In my own visulisations during this block, the context became key to understanding my own data as simply looking at the data points without knowing that I had, for example, been injured one week would dramatically change the interpretation and outcome. Imagine if the data was collected on a student, but the student was unable to provide that data point because it wasn’t possible in the system, or available as a question. The policy created from these data points, which become an indicator of performance, would likely not be ideal.

The statement made by Anagnostopolous et. al. aligns well to this: “As they define what kind of knowledge and ways of thinking matter and who counts as ‘good’ teachers, students, and schools, these performance metrics shape how we practice, value, and think about education” (2013: 11).

Who holds the power of Data?

The data that is now collected, is not only controlled only by government, but also non-governmental organisations like private sector companies (Williamson, 2017). These non-governmental organisations have increasing influence over education as they have a seat at the table to decide what can be inputted into the systems, the research that should be done, who (or what) completes the analysis of the data, and who will have access to the data.

Anagnostopolous et. al. (2013: 7) state, “Determining what kind of information about the nation’s students, teachers, and schools is collected and how it is processed, disseminated, and used, by whom, in what form, and for what purposes involve questions of power. They also reflect and privilege particular ways of thinking, particular values, and particular notions of worth.” What this highlights is that the student, the teacher, and the school that the data is collected on, no longer holds the power of their data. The power is held by the non-governmental organisations and governments who are analysing and reporting on the data. Similarly, this was a reason why I personally didn’t want to collect or highlight certain things in my own visualisations. As soon as the data has left my hands, the power to it has also left.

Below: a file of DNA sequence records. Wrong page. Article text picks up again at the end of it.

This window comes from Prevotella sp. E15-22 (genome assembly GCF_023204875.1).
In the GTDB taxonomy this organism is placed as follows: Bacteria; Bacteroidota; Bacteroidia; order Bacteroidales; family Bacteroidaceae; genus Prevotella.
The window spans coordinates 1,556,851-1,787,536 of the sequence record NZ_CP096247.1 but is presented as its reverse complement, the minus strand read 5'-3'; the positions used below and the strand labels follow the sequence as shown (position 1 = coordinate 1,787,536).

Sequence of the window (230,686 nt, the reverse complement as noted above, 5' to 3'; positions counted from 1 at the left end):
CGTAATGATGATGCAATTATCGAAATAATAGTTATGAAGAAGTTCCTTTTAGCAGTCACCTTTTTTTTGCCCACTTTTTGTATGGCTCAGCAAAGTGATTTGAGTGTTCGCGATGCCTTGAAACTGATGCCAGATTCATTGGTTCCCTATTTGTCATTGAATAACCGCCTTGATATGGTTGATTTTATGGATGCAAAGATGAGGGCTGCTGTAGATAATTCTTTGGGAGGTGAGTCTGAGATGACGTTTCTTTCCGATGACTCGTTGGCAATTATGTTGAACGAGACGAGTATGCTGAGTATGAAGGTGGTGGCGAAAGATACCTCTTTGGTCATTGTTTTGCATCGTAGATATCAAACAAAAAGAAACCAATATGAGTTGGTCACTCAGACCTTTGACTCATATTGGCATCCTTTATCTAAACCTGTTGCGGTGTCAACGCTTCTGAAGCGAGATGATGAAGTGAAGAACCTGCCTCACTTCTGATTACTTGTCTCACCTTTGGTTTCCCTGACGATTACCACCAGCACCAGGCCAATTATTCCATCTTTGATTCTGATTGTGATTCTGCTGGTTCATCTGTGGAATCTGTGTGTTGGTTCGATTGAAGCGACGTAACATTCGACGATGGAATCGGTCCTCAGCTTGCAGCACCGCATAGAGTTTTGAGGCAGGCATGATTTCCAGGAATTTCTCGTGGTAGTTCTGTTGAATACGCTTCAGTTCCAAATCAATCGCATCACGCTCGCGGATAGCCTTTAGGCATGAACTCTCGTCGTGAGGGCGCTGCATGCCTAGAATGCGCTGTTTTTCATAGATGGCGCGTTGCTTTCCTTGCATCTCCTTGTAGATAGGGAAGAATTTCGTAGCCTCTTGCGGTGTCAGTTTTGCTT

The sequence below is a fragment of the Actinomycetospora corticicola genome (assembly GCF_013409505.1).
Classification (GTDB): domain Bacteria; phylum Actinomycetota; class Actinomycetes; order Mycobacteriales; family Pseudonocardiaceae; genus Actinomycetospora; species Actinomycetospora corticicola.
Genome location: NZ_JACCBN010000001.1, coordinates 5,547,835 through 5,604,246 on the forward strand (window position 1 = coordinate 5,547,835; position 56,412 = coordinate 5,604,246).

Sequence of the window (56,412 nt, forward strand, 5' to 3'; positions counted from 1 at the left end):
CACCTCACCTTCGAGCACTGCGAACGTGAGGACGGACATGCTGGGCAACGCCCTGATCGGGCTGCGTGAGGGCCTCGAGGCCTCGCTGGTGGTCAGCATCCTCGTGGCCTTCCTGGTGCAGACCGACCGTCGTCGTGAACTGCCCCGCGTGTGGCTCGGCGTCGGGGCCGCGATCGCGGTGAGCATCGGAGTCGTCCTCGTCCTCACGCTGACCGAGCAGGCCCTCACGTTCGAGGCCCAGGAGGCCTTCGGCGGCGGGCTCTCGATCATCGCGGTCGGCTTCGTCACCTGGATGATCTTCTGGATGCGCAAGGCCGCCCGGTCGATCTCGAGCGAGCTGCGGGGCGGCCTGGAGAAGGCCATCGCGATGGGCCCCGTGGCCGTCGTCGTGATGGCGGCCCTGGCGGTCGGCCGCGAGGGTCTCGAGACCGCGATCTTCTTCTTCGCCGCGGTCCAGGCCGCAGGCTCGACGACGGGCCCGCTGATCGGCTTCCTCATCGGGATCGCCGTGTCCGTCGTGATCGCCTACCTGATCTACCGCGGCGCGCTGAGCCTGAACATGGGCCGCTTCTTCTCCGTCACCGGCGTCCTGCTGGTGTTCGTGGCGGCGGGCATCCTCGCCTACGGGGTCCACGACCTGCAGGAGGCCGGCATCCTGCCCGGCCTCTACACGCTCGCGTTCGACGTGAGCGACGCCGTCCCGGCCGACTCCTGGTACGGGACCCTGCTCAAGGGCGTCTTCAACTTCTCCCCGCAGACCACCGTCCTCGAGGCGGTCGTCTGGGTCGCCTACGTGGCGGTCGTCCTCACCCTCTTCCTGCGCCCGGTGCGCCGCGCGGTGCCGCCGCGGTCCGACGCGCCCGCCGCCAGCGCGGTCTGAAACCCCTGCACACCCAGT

Taking the ‘infrastructural perspective’ approach (Anagnostopolous et. al., 2013), more time should be spent on identifying what data is collected for what purpose as well as how it is collected, and ultimately, pushed upstream to the end consumer. This large-scale datafication process involves countless actors (human and non-human), and the outcomes are now often readily available to those far beyond the school where it was collected (Williamson, 2017). Ultimately, there is a danger of a layer of abstraction as the data can become vague, or general, be interpreted from numerous perspectives, and end up being used in ways that were not originally intended (Anagnostopolous et. al., 2013). This is a key point when thinking about policymaking and governance in education. The hope, nonetheless, is that the policies and governance enacted benefit those in the education system, rather than limit or hinder them in any way.



Anagnostopoulos, D., Rutledge, S.A. & Jacobsen, R. 2013. Introduction: Mapping the Information Infrastructure of Accountability. In, Anagnostopoulos, D., Rutledge, S.A. & Jacobsen, R. (Eds.) The Infrastructure of Accountability: Data use and the transformation of American education.

Ozga, J. 2016. Trust in numbers? Digital Education Governance and the inspection process. European Educational Research Journal, 15(1) pp.69-81

Prinsloo, P. 2020. Data frontiers and frontiers of power in (higher) education: a view of/from the Global SouthTeaching in Higher Education, 25(4) pp.366-383

Williamson, B. Digital Education Governance: political analytics, performativity and accountability. Chapter 4 in Big Data in Education: The digital future of learning, policy and practice. Sage.